Do not listen to Gardel. Twenty years it is something, it is a lot. If you don’t think that way, just ask Ruben Marin, director of First Base, hip hop pioneer group in Cuba. One seems to be his lucky number: Grand Prize at the first Festival of Alamar, in 1995, first Cuban rap album, Like you, in 1998, and last but not least, the first to get a CUBADISCO prize, that same year.
Listening to “black music”, which reached him up through his old FM Radio Selena, his attention was caught by those who were “talking over the rhythm.” Then the Funky boys were born, like that, so chic. “Look how far American influence reached”. While other rappers, unable to produce their own instrumental backgrounds, were using copied ones, they had from the start songs that were completely theirs.
They started with free style. “At one point we were able to master it as well and we did so often, we were enriching the vocabulary, being more consistent. Many times we opened it in the street: we were on the bus, we began to do free style and people were drawn to that. “
One day they realized that having an English name didn’t favor them, and on August 16, 1993, amid the hottest month of the special period, they became First Base. “We had no knowledge of the existence of other rappers in Cuba; we were trying to open a trail, as they say.”
It was the era of cassettes and chrome tapes. “At that time there was not rap, no nothin ‘, what for / but I tried / I opened the door for you today. / In those days you had to do it well / had to be good among good to break barriers. / The door was closed and I grabbed a bat / and hitting and slamming I entered the game. / Cuban culture said: What this thing is / is a foreign genre that today is ours “.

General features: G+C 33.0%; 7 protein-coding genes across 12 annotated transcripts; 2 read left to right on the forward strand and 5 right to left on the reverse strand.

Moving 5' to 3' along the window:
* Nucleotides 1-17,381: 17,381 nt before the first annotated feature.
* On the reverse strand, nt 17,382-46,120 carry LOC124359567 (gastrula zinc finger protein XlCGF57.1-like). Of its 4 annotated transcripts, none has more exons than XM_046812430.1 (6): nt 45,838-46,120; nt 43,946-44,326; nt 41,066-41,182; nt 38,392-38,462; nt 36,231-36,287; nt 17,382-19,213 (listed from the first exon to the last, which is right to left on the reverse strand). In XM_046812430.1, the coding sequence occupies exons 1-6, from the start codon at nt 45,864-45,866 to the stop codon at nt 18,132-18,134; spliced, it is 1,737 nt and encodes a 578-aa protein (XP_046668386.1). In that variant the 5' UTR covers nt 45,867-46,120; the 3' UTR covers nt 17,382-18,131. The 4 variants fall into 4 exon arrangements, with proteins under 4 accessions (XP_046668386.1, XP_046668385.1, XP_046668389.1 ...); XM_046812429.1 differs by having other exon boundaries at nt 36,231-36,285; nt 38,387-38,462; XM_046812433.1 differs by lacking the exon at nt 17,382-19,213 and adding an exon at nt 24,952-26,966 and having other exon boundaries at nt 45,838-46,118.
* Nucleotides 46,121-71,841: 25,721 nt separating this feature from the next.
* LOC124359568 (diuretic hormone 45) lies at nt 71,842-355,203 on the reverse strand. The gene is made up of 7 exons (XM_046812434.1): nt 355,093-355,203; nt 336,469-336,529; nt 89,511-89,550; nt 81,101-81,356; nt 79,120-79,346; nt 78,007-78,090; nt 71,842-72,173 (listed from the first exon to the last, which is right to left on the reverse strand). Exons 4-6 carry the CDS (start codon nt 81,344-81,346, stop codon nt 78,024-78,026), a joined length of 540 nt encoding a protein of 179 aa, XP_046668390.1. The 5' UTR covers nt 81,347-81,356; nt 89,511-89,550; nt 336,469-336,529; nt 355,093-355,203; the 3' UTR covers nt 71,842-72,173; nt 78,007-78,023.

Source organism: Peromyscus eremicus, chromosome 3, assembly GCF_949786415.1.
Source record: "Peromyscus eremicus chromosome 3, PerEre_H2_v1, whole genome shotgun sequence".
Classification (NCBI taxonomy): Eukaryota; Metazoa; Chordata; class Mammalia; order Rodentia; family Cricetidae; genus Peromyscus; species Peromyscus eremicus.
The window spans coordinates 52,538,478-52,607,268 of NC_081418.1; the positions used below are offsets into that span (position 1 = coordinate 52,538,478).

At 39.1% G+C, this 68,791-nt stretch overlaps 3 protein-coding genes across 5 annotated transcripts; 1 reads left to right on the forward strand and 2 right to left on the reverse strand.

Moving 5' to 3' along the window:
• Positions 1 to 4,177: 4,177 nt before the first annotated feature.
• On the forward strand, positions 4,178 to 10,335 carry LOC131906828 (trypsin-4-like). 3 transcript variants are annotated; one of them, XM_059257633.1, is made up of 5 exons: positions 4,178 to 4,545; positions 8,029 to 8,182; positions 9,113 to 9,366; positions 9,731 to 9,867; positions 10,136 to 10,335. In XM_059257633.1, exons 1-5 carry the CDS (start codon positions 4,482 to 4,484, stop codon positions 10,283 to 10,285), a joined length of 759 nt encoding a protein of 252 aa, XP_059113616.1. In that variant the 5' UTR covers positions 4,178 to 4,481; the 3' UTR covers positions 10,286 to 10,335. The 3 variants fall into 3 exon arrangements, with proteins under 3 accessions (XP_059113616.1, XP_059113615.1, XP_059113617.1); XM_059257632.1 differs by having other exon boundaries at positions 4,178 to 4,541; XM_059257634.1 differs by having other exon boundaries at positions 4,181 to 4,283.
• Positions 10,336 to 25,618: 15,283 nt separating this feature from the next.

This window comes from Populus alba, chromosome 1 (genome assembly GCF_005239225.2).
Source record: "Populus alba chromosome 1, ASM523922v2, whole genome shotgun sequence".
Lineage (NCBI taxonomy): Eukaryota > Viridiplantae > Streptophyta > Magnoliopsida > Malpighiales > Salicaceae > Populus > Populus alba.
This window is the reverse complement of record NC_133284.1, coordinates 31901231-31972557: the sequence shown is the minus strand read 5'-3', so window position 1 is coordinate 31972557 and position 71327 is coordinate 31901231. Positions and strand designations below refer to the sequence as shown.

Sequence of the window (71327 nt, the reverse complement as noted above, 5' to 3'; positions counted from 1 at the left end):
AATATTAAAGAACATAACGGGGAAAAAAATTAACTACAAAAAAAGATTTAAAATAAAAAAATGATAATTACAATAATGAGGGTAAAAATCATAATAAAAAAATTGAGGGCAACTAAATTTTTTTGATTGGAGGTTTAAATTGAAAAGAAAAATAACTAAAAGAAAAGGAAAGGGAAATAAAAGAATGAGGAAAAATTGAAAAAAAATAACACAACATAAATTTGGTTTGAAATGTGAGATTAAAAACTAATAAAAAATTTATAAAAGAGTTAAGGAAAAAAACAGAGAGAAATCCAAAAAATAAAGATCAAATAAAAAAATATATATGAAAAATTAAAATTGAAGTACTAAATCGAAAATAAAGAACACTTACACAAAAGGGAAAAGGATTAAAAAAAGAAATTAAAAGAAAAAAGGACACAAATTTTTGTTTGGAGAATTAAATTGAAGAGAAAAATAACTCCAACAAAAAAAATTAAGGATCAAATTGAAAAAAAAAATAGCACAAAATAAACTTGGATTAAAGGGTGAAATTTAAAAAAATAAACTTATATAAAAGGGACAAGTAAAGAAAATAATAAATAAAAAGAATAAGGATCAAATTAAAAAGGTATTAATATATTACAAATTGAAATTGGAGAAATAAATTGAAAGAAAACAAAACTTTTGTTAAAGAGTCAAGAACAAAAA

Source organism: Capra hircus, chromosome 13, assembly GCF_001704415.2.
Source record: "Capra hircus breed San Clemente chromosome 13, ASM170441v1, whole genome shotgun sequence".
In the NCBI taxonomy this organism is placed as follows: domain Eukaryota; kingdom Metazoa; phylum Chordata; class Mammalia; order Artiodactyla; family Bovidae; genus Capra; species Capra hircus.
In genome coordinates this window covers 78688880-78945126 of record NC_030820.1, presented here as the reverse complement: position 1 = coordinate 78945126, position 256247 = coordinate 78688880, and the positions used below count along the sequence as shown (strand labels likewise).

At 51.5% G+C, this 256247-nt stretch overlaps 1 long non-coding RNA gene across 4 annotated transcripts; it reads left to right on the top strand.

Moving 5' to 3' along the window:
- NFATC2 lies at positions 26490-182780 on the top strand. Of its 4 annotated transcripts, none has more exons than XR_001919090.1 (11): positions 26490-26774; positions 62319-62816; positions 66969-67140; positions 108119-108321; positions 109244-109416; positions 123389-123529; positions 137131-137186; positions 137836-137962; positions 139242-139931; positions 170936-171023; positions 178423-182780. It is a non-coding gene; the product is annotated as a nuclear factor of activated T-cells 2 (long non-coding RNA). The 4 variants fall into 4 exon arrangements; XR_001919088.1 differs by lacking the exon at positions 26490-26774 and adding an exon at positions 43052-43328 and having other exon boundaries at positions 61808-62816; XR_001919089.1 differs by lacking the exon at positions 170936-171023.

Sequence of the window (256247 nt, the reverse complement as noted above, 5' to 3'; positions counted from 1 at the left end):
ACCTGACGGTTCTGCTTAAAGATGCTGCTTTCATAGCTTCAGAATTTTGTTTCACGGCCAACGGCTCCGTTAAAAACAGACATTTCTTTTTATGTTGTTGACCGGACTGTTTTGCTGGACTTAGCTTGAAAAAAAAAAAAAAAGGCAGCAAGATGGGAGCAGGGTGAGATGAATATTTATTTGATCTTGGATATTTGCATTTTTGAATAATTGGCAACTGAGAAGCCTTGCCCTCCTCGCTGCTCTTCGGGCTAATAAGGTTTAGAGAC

“It was hard, there was a huge crisis. By living that time we had many stories to tell. We always rely on social criticism, but after that maturity made us understand that we were very severe. I think it was a stage where there were many more things to say, and much to do. We scored exceptionally, the public was hungry for something new, and understood the power of words. “
The other two thirds of the group, Javier Duran (Doctor D) and José Angel Sastre (MC White), decided to continue, at the beginning of this century, as Cubanito 20-02. “There was disappointment among many rappers, a product of the same movement of hip hop and the media. The market has also led to those changes. They just looked for the formula to enter a market. Today I could have been a Cubanito 20-02, they made me the proposal and I said no, I wanted to remain First Base. At first the pain is, but eventually you realize that was the way that everyone should choose. “
Currently The Evil One(Yordani Romay) and Polish Dj (David Estrada) complete the team, expanding to other musical horizons, looking for a more mature style. His most recent album confirms it. Mix is just that: jazz rumba, hip hop blues, bolero and funk. It is a completely acoustic production, performed by the municipal band concert of La Lisa.
Projects range in an ambitious rope. “We’re cooking the idea of releasing some unreleased tracks. We did a version of Havana, by Los Safiros, and we want to record a whole album with songs of them in rap versions”.
Expanding the range also passes through the lyrics. Thus, for example, love is a door to address social issues: “I hit it with a girl of rather pale color / and people of my race said it was invalid / but since I don’t live with prejudice or problems / I moved forward and told myself / maybe she’s good “.